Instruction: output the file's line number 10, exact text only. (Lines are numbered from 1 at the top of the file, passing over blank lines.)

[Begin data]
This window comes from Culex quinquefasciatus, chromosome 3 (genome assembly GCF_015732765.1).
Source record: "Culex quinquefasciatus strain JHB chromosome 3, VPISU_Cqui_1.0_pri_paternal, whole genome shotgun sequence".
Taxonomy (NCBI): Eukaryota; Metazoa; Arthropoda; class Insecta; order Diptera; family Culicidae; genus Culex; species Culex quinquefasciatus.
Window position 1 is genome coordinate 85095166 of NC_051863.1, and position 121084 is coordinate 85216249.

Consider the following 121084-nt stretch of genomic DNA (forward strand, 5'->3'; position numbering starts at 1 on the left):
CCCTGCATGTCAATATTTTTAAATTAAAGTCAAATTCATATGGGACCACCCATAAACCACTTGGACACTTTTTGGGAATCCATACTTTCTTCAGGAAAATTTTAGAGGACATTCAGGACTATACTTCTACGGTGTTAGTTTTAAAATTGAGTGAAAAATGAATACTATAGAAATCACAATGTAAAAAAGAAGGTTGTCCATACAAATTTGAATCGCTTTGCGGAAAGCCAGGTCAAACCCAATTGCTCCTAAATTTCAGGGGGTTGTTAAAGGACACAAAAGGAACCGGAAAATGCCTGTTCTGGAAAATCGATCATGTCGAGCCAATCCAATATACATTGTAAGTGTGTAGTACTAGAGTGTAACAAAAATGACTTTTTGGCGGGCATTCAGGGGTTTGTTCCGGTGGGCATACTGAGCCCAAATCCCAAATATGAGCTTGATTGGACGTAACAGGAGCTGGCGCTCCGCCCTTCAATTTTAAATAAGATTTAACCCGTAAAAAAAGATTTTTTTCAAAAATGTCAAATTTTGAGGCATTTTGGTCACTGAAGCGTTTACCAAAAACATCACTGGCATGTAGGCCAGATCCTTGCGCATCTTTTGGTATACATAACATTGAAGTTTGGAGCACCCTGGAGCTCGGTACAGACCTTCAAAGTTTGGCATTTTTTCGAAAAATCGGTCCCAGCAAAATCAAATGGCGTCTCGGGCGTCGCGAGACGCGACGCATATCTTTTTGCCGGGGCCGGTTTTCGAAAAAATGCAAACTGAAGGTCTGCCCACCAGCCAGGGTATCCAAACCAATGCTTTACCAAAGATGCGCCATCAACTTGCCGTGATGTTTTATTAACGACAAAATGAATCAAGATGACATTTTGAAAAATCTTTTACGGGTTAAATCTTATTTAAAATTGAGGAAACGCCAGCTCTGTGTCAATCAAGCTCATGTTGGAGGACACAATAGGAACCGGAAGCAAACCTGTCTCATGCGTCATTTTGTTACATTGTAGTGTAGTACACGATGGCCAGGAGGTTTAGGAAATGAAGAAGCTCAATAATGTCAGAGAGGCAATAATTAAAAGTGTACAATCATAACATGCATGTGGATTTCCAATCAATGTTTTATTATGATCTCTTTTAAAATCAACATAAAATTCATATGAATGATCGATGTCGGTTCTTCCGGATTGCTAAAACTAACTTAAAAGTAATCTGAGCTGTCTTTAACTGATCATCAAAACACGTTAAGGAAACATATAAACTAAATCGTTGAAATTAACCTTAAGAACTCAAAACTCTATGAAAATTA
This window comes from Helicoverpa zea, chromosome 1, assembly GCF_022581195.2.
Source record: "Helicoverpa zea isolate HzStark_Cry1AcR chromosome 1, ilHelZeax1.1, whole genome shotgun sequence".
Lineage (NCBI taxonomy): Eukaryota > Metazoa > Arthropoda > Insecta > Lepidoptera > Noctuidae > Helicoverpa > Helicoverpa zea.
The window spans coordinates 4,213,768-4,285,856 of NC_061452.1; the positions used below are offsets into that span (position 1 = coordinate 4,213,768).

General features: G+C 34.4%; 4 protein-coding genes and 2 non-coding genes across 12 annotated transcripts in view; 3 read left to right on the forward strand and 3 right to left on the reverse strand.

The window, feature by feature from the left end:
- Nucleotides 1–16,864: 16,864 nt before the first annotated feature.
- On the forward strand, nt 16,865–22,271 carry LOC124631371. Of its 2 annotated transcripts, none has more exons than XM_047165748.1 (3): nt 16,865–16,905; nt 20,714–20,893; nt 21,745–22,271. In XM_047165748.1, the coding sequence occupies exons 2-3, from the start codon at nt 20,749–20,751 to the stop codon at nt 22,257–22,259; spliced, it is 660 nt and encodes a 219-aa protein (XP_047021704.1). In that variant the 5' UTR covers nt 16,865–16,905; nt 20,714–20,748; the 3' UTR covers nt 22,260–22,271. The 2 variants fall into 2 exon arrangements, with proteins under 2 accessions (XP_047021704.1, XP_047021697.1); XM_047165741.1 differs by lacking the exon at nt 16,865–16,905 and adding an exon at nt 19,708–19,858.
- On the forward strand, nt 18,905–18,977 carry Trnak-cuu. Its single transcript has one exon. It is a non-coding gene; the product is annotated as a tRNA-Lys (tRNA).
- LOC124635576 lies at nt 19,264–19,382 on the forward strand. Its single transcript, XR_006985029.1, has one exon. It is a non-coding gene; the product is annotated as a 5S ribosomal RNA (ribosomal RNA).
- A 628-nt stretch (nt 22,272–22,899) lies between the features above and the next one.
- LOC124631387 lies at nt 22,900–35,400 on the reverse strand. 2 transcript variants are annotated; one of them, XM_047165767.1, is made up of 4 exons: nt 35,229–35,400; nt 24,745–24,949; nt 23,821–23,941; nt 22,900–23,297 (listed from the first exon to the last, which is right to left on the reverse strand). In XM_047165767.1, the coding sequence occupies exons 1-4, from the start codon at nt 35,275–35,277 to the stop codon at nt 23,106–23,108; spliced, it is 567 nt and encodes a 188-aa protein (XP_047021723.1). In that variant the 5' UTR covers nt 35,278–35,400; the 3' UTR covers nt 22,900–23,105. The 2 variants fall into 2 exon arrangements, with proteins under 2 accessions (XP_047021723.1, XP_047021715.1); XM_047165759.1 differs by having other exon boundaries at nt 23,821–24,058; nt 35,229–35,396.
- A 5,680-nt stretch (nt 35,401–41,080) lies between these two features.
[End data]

The window spans coordinates 4,213,768-4,285,856 of NC_061452.1; the positions used below are offsets into that span (position 1 = coordinate 4,213,768).